The parliament would need to be big enough to represent a wide range of views, but small enough to make decisions with efficiency. So let us say, as it permits us to deal with nice round numbers, that it should contain 600 representatives, each with a constituency of 10 million people. The implications for global justice are obvious. A resident of Ouagadougou has the same potential influence over the decisions the parliament makes as a resident of Washington. A Haitian has the same representation as a Hungarian. The people of China will possess, between them, sixteen times as many votes as the people of Germany. While, unlike other models, this design makes no special provision for the votes of the poor, their representatives will massively outnumber those of the rich. It is, in other words, a revolutionary assembly.

 A further implication is that, if we are to establish 600 constituencies of even size, many of them will have to straddle national borders. This is not, as some people have suggested, a liability, but an asset. The less our representatives are bound to the demands of nationhood, the less parochial their outlook is likely to be. The more we, as constituents, are forced to share our political destiny with the people of other nations, the more we are forced to understand and engage with their concerns.

 Some people object that these constituencies would thereby affiliate the people of two hostile nations. So much the better. All existing constituencies lump together people with starkly different interests, crossing boundaries of wealth and poverty, farmland and industry, ethnicity and religion. If they did not, and represented, as an NGO forum does, only communities of interest, most political outcomes would be pre-determined, a simple matter of arithmetic. Elections would, in these circumstances, be fixed by whoever established the constituency boundaries.

 A key determinant of the success of a world parliament is that its members are seen to have no connection to the governments of the nations from which they come. This helps defend them from the pressures that governments might exert. If the United States told a member from Yemen that unless she changed her policies it would cut the aid it gives her country’s government, she could reply that the decisions she makes have nothing to do with the government. This is not an assembly formed by nation states, but an assembly formed by the world’s people. It is global, not international.

 So how do we begin? We begin by liberating ourselves from the perception that we must wait upon nation states to deliver global justice. This assembly will belong to the people, and we require no one’s permission to establish it.

 So let us picture a process which starts with a series of global meetings, open to everyone, but whose participants have not – as it has to begin somewhere – yet been elected. Let us picture, for example, the annual meetings which already engage some tens of thousands of people, organised by the World Social ForumY[7][8]. These are in no sense representative assemblies. The people who attend them are self-selecting and drawn from among those who can either afford an airfare (to Brazil or India) or persuade someone else to provide one for them. But they attract citizens from most of the potential constituencies the members of a world parliament would represent.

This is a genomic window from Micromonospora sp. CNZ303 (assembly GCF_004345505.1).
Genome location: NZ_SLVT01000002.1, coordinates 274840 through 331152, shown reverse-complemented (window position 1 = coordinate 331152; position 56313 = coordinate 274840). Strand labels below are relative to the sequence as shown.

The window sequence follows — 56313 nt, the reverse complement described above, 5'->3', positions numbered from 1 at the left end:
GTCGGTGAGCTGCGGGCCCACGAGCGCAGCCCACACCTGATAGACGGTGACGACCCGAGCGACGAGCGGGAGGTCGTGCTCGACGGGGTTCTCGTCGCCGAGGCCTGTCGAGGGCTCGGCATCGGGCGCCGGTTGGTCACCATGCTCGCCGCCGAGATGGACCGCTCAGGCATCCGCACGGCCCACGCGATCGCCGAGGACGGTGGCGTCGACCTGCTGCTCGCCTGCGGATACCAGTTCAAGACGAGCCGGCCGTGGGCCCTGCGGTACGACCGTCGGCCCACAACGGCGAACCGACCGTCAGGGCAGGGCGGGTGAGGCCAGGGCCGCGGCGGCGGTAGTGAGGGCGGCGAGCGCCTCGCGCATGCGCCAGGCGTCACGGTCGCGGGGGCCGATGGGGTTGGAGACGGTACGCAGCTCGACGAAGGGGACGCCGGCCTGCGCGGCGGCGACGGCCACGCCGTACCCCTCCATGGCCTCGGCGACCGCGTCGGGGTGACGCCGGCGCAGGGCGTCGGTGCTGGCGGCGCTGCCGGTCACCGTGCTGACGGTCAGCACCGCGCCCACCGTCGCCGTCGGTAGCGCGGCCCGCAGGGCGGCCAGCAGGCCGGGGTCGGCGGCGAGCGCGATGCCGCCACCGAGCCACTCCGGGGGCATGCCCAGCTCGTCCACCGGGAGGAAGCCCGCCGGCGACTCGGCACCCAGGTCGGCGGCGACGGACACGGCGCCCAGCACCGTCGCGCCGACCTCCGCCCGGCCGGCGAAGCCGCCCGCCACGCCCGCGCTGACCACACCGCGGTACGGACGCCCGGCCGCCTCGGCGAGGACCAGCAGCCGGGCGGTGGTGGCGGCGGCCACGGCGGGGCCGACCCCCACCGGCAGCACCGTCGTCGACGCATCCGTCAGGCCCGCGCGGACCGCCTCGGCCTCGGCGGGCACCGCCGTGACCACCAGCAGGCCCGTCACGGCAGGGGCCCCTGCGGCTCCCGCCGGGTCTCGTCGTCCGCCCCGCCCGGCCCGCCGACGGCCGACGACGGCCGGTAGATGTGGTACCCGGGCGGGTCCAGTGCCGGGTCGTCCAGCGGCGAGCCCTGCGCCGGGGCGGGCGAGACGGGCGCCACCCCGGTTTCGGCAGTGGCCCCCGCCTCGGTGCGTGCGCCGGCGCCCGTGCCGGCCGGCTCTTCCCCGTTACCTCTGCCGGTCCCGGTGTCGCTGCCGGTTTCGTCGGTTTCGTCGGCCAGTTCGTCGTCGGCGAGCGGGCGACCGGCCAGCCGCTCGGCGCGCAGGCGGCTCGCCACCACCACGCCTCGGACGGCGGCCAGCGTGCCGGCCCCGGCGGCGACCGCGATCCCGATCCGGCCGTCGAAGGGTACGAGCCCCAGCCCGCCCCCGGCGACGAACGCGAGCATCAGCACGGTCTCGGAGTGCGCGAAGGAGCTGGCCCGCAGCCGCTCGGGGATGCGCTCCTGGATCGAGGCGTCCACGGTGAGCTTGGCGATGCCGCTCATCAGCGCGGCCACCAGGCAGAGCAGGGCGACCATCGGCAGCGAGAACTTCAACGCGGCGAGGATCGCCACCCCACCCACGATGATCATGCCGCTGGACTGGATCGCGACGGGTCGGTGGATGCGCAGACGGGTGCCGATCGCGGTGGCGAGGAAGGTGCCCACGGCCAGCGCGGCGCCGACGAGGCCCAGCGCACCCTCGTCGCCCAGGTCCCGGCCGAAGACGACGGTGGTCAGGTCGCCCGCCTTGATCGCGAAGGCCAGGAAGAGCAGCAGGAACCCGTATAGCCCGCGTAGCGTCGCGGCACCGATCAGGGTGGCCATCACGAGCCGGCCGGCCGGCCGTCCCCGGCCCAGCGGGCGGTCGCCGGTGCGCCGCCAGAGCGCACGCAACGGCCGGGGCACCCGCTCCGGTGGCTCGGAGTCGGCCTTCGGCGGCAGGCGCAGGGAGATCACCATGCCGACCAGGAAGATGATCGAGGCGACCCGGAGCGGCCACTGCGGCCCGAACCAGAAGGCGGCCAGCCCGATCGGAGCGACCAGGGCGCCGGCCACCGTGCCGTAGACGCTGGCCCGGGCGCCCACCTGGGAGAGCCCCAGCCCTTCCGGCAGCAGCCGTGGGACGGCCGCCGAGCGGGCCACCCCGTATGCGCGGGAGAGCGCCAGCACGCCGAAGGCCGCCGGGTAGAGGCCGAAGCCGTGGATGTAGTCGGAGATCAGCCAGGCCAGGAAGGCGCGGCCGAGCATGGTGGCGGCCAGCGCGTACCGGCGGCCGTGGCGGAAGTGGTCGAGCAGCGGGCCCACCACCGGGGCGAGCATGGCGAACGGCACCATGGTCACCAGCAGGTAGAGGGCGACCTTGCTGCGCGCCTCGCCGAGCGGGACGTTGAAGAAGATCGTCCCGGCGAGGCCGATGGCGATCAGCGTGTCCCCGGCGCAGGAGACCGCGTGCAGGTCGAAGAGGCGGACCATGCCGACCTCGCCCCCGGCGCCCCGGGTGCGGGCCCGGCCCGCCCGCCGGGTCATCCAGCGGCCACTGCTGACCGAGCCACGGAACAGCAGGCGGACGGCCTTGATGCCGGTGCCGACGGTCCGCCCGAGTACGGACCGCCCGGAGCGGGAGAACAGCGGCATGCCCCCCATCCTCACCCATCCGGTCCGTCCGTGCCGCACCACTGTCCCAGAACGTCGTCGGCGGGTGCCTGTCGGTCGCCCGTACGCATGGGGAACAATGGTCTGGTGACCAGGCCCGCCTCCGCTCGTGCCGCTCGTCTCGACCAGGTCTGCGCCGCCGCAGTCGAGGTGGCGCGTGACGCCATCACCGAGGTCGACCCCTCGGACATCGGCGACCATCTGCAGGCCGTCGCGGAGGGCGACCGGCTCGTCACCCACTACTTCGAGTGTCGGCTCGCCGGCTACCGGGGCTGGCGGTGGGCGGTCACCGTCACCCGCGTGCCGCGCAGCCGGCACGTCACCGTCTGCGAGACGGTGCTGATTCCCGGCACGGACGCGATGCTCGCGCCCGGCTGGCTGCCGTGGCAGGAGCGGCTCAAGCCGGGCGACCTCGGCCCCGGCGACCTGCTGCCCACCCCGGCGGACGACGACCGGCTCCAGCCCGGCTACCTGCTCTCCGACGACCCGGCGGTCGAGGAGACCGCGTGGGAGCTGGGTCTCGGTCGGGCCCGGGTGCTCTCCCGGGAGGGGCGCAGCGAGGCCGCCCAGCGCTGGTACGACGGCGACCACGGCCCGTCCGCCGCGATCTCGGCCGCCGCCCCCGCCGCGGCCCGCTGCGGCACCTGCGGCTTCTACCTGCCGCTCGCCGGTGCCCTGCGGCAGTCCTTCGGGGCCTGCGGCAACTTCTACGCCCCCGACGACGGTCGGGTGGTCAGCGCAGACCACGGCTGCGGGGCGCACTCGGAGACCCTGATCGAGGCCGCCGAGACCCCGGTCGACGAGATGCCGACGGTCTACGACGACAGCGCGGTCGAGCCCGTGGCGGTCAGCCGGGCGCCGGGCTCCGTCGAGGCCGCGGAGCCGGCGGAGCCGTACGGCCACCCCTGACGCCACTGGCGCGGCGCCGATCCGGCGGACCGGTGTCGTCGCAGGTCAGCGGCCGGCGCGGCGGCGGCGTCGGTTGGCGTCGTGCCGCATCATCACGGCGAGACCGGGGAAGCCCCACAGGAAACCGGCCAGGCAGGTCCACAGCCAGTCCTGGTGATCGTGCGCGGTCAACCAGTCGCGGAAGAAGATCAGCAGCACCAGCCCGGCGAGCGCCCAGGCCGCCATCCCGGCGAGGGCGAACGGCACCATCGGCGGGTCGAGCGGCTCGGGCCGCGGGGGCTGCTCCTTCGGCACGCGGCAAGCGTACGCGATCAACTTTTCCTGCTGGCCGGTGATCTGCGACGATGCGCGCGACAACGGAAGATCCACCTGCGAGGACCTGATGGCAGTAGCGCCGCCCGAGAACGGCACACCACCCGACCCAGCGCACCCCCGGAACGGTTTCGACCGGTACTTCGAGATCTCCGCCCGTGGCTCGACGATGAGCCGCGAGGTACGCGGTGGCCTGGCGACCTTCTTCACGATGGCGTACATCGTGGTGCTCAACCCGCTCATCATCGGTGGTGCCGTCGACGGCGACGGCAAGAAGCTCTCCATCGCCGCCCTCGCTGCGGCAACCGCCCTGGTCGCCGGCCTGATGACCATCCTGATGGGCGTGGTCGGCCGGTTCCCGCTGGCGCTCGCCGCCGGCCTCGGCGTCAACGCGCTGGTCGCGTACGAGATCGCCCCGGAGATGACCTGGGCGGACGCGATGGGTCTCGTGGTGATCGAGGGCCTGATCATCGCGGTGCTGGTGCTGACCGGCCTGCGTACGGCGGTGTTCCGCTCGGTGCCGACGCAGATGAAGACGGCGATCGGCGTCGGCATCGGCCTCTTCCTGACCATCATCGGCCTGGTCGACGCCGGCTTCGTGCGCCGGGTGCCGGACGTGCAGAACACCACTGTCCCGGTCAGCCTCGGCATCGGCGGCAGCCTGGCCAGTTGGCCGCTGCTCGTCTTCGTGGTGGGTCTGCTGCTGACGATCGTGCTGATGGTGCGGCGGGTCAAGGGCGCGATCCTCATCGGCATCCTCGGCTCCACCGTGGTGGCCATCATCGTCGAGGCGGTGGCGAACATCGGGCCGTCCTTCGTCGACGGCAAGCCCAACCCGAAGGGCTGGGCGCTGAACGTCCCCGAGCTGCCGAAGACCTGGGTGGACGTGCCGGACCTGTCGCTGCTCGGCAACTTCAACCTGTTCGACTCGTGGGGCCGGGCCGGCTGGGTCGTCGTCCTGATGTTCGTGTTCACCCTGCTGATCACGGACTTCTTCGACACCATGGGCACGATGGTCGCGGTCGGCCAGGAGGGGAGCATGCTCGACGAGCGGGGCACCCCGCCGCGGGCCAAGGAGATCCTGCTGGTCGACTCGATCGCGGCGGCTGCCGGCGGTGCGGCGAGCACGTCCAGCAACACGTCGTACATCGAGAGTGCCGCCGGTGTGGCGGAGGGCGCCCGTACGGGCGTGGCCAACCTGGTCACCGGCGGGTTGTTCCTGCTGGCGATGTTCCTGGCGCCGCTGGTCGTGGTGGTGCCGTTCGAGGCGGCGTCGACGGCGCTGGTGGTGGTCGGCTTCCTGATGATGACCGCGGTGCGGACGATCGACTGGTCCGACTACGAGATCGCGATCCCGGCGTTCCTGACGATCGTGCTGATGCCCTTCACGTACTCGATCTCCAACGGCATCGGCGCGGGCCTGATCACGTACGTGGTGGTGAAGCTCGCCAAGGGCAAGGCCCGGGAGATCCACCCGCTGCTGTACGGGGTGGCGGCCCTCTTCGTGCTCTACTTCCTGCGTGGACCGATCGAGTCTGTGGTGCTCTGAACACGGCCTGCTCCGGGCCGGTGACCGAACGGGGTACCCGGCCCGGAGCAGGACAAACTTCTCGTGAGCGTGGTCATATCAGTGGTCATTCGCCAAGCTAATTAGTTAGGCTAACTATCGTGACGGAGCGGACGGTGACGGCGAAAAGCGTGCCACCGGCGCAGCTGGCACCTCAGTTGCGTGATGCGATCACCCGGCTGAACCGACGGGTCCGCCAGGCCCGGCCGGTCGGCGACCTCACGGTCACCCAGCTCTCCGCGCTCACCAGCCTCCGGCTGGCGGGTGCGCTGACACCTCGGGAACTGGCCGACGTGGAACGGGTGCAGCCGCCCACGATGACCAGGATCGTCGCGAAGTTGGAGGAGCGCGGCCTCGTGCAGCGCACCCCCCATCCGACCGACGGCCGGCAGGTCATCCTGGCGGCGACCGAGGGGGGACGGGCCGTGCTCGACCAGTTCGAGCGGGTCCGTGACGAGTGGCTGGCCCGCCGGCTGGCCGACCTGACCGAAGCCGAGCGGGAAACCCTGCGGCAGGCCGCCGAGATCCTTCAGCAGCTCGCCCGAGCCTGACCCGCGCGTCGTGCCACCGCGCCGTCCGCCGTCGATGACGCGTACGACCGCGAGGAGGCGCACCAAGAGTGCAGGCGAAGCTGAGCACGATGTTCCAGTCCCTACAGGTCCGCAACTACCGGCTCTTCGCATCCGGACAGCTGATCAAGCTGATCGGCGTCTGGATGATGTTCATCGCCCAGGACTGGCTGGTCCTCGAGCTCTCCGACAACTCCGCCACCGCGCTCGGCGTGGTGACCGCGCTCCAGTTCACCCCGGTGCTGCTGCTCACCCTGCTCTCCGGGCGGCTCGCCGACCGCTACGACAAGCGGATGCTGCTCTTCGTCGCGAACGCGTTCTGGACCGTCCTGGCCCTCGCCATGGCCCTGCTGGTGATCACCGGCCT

Our first task would be to publish pamphlets and web pages explaining the idea in as many languages as we possess. Our second would be to organise a consultation of as many of the world's people, through randomly-selected samples, as the budgets we raise permit, to discover whether or not our proposal commands popular consent. If the consultations reveal that the idea is unpopular then (though we might seek, through further publication and debate, to change people's minds), we should cease the process of development.

 But let us assume, for now, that most of the people we have polled approve of the proposal. We then find ourselves in a rather stronger position to raise funds, and to set up an electoral commission, staffed by professionals, with a strictly neutral mandate. This could begin to draw up boundaries and design an election. Its reports would then be disseminated for global consultation.

 It is important that, at this pre-democratic stage, as little is decided as possible, and that all decisions made could be reversed if either public referenda or the parliament itself decided that they were wrong. The first general election, for example, could be accompanied by a full referendum on whether the parliament should, indeed, be formed, and how it should work. The process must belong to the people at every stage.

 The plan then becomes more expensive, more complex and more hazardous. The first and most obvious impediment is money. A global general election is likely to cost something in the order of $5 billionY[8][9], while the establishment of a parliament might cost around $300 millionY[9][10], and its annual expenses a further $1 billion or soY[10][11] (an electronic assembly would be, though a poor substitute for a real debating chamber, much cheaper). A very small proportion could be raised from individuals and charitable foundations. The only bodies which possess sufficient funds to provide the rest, however, are states, the international institutions and corporations, and we should, of course, be wary of accepting money from them, for fear either that they would co-opt the assembly or that we would feel constrained to adjust our plans to their convenience. Corporate funding, for obvious reasons, should be ruled out altogether. There may be a few liberal states and perhaps even a sympathetic UN agency which would give substantial sums and expect nothing in return, and this might be deemed acceptable to both the initiators of the model and the people they consult. But there is an inherent contradiction between national or international funding and the aims of a global assembly.